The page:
Everyone knows that candy is not healthful, but can you imagine that too much could kill you? The New England Journal of Medicine (Sept. 24, 2020) published a case report describing the death of middle-aged construction worker from a black licorice overdose.
How Did a Licorice Overdose Turn Lethal?
This 54-year-old man liked candy. He had been consuming a bag or more of fruit-flavored soft candy daily. About three weeks before he was rushed to the hospital, he switched to licorice candy flavored with real licorice. That was what ultimately did him in.
He was having lunch at a fast-food restaurant when he suddenly began to gasp and shake and lost consciousness. Despite the doctors doing everything they could to figure out what was wrong, they could not save his life. His potassium levels had dropped far too low, triggering a fatal heart rhythm disturbance.
Glycyrrhizin Lowers Potassium:
The glycyrrhizin in black licorice candy, licorice tea and licorice medicines can deplete the body of potassium. As the authors note, this compound results in unchecked activity of cortisol which can lead to elevated blood pressure, dangerously low potassium, metabolic disruption (alkalosis), kidney failure and fatal changes in heart rhythm.
This is not the first time we have heard about serious consequences from eating too much licorice candy. Decades ago, doctors in Salt Lake City reported on a 64-year-old gentleman with fluid in his lungs and very low potassium (Western Journal of Medicine, Sept. 1997). He was complaining of fatigue and his blood pressure was elevated, at 180/80.
According to the report,
“He described having eaten four packages (~1020g) of black licorice (Hershey Twizzlers) during the previous 3 days.”
Fortunately, this fellow recovered and avoided licorice from then on.
Have You Ever Gobbled a Licorice Overdose?
Some readers have related scary experiences as well.
Q. I live in Mexico and love black licorice, but it’s almost impossible to find here in my town. When I went to the US for a visit, I bought a large quantity of it. Then I binged on licorice every day for about three weeks.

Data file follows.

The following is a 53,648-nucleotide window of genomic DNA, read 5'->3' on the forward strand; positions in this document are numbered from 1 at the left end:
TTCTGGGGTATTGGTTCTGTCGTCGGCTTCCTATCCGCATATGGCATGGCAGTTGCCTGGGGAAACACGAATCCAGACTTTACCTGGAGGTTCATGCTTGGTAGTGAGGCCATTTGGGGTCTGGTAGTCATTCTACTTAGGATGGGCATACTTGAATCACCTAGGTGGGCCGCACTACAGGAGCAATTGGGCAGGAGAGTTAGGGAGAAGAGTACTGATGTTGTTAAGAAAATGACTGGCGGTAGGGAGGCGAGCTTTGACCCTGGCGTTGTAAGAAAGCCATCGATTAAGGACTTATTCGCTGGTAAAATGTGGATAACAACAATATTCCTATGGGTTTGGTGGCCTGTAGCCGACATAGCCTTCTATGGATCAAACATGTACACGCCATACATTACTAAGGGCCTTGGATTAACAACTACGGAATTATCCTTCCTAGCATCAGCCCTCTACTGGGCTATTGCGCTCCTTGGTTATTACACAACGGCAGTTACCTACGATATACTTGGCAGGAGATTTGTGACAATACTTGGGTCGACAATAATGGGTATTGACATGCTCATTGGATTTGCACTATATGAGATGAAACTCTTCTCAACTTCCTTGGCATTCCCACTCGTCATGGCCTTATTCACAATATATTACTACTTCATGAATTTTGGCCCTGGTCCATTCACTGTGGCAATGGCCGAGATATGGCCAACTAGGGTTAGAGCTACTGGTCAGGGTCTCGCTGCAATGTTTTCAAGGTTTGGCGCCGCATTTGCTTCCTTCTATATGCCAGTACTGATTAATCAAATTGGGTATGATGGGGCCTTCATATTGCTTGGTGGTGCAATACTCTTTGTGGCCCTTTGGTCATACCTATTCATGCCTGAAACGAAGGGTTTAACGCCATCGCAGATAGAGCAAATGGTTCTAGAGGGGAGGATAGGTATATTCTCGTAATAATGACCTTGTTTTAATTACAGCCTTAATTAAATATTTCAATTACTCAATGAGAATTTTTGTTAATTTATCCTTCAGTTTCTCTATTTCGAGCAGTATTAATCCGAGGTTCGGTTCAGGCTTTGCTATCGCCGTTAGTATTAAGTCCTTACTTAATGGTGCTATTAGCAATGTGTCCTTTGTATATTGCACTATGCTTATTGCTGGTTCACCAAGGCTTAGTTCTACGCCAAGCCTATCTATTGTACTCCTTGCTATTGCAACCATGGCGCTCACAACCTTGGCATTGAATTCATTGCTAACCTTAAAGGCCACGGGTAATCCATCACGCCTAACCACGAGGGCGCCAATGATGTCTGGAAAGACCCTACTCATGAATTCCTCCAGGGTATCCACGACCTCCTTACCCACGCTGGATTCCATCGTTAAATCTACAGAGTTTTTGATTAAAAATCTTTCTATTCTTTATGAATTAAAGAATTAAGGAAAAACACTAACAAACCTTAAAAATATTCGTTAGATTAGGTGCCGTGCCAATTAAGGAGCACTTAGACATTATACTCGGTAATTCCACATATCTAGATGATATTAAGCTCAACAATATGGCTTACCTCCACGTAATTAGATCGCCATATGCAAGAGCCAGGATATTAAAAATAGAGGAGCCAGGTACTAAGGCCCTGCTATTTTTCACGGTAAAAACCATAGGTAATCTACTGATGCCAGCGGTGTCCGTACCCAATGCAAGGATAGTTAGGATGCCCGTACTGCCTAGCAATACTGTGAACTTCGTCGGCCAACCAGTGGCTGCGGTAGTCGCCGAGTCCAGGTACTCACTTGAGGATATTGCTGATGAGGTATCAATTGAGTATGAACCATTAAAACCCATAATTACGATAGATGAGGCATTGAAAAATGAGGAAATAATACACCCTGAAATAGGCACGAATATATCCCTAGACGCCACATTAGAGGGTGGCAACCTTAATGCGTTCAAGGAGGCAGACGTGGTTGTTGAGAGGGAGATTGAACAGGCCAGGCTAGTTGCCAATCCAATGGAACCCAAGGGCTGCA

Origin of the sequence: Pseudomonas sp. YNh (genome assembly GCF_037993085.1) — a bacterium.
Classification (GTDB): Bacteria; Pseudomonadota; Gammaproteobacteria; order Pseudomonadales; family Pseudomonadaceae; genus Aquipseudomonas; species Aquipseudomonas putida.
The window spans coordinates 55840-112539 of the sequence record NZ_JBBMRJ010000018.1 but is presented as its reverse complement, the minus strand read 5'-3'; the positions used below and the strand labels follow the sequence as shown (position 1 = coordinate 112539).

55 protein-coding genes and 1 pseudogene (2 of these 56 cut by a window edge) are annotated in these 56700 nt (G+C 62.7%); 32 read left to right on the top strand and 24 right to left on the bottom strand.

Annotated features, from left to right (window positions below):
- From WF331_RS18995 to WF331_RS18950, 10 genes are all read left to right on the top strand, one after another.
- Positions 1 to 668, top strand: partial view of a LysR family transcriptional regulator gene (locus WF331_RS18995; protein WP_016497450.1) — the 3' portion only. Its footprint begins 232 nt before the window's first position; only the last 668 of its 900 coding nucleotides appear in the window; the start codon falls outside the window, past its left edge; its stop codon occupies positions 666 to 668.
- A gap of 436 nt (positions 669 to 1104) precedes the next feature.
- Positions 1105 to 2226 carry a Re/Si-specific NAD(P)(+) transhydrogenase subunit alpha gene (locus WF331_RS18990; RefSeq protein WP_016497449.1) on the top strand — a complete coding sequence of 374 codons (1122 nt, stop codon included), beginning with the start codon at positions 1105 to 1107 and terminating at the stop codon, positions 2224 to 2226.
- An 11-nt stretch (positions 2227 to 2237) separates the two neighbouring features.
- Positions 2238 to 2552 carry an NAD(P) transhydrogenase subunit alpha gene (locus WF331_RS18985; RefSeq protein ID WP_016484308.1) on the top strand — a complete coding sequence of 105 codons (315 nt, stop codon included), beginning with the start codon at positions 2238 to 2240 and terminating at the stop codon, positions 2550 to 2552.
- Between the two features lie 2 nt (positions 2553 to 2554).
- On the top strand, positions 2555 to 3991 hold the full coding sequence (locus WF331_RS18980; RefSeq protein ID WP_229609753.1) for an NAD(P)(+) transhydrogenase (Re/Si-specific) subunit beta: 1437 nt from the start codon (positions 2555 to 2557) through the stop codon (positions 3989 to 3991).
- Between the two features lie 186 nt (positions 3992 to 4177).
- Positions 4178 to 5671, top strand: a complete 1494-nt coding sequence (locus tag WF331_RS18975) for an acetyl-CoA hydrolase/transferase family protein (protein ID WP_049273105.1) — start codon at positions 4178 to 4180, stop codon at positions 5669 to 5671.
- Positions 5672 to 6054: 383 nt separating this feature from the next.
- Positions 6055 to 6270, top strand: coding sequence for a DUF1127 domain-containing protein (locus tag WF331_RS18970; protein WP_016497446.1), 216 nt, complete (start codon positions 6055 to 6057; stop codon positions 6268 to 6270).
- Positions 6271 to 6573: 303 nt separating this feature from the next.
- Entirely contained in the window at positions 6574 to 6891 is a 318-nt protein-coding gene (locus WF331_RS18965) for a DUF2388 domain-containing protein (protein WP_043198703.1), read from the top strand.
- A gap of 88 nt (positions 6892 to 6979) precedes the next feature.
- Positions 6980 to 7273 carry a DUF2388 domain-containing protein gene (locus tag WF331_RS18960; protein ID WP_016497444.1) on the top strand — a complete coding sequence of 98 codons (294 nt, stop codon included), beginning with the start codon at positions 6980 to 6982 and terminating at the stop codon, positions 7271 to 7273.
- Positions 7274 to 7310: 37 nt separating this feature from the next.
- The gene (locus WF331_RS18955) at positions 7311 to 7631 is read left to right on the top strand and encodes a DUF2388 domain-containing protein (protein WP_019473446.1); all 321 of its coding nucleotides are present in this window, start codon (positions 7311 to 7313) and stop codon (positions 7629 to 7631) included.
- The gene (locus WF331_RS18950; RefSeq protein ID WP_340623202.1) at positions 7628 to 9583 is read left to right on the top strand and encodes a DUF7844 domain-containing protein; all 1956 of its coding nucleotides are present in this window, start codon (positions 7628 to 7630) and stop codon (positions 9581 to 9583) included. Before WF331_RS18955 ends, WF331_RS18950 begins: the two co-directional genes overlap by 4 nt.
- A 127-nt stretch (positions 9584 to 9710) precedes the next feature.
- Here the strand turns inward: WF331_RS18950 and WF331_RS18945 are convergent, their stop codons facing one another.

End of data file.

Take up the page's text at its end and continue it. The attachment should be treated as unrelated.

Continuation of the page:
Around the end of that time, I developed an unrelenting headache. I checked my blood pressure and it was high, so I took an extra blood pressure pill. No luck. I eventually went to the ER when I couldn’t tolerate the headache.
They admitted me to the hospital for four days. My potassium was 2.5, and my BP was 230/123. I had a CT scan and an MRI and was diagnosed with PRES (Posterior Reversible Encephalopathy Syndrome). I have a history of hypertension and pre-eclampsia (high blood pressure during pregnancy).
No more licorice for me. I figured out the problem was due to the licorice, although the doctors seemed skeptical.
A. You were right on target. Licorice contains an ingredient called glycyrrhizin that can deplete potassium and raise blood pressure.
Your case is rather similar to the one published in the New England Journal of Medicine (Sept. 24, 2020), except that man died. As related above, he had been eating a bag of licorice a day for three weeks. When he collapsed, his potassium level was so low that it triggered a fatal arrhythmia. His level, at 2.0, was only a little lower than yours (normal is 3.4 to 5.0).